Prototype 1.6.0 and 1.8.0 released

Prototype 1.6.0 and 1.8.0 released:

New versions of the JavaScript libraries that ship with Rails, Prototype 1.6.0 and 1.8.0, have been released. You can find out about the numerous changes on the Prototype blog and on If you’re running Edge Rails, just svn up and run rake rails:update:javascripts to install the latest versions into your application automatically.

Also of note: Christophe Porteneuve’s Prototype & book is now out of beta and available for purchase from the Pragmatic Programmers. It’s up-to-date with all of the new features in both libraries, so be sure to check it out if you’re using Prototype and in your applications.

Source: Riding Rails

Facebook doesn’t need to be Adbook

Facebook doesn’t need to be Adbook: But the problem for Mark, for Jeremiah, and for all of us (including yours truly) is that we too easily default to framing our understanding of advertising in its own terms. We regard advertising as an independent variable: something ya gotta have. But in fact advertising is a dependent variable. The independent variable is the individual human being. As Chris Locke put it so perfectly nine years ago, we are not seats or eyeballs or end users or consumers. we are human beings and our reach exceeds your grasp. deal with it. [Check out the VRM stuff.]
Source: Doc Searls Weblog

MIT sues Frank Gehry

MIT sues Frank Gehry: stata-center.jpgI don’t know much about this developing story, but it’s interesting on its face… M.I.T. Sues Architect Frank Gehry – New York Times (and here’s a longer piece in the NYT):

The Massachusetts Institute of Technology is suing renowned architect Frank Gehry, alleging serious design flaws in the Stata Center, a building celebrated for its unconventional walls and radical angles.

The school asserts that the center, completed in spring 2004, has persistent leaks, drainage problems and mold growing on its brick exterior. It says accumulations of snow and ice have fallen dangerously from window boxes and other areas of its roofs, blocking emergency exits and causing damage.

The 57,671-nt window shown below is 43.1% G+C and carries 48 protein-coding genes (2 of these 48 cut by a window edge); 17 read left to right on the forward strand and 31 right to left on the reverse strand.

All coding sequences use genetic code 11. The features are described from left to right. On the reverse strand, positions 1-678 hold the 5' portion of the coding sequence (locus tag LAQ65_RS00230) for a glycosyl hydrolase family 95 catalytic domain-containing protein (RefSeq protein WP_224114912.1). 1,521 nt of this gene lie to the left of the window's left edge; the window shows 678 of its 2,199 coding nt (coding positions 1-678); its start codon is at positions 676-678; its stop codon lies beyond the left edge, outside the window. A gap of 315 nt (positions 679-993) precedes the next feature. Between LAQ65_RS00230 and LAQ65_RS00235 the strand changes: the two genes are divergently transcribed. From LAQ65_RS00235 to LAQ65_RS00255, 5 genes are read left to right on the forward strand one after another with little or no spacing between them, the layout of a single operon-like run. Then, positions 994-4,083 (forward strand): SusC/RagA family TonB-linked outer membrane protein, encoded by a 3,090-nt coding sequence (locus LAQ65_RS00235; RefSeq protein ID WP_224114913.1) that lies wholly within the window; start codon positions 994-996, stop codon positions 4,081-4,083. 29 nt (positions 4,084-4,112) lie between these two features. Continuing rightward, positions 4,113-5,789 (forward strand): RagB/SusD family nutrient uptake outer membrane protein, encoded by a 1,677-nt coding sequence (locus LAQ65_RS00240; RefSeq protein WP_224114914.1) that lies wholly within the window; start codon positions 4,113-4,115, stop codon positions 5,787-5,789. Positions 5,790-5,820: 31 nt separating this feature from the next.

Maybe unfair, but one interpretation: award-winning “radical” designs aren’t great if they can’t keep snow off the emergency exit.

[There are all sorts of stories about famous architects and there rejoinders to complaints about leaky roofs… Frank Lloyd Wright they claim told one client who was complaining about a roof leak dripping on his chair to move his chair. Another comment was that you wouldn’t know it was a roof if it didn’t leak. It’s simple really, it’s just a question of priority. If you want something that amazes by its design and look it’s going to require trying new materials and techniques. If you’re trying to build stuff you haven’t built before, there is going to be a learning curve, and unexpected results. It’s the same thing that makes so many software projects “grow”, or “late”, or “overbudget”. Stick with stuff that’s been done many times before and it won’t leak or drop melting ice in front of doorways. But it won’t inspire or delight except in its utility. Fine if that’s what you want, but you don’t hire Gehry for that.]
Source: Good Experience Blog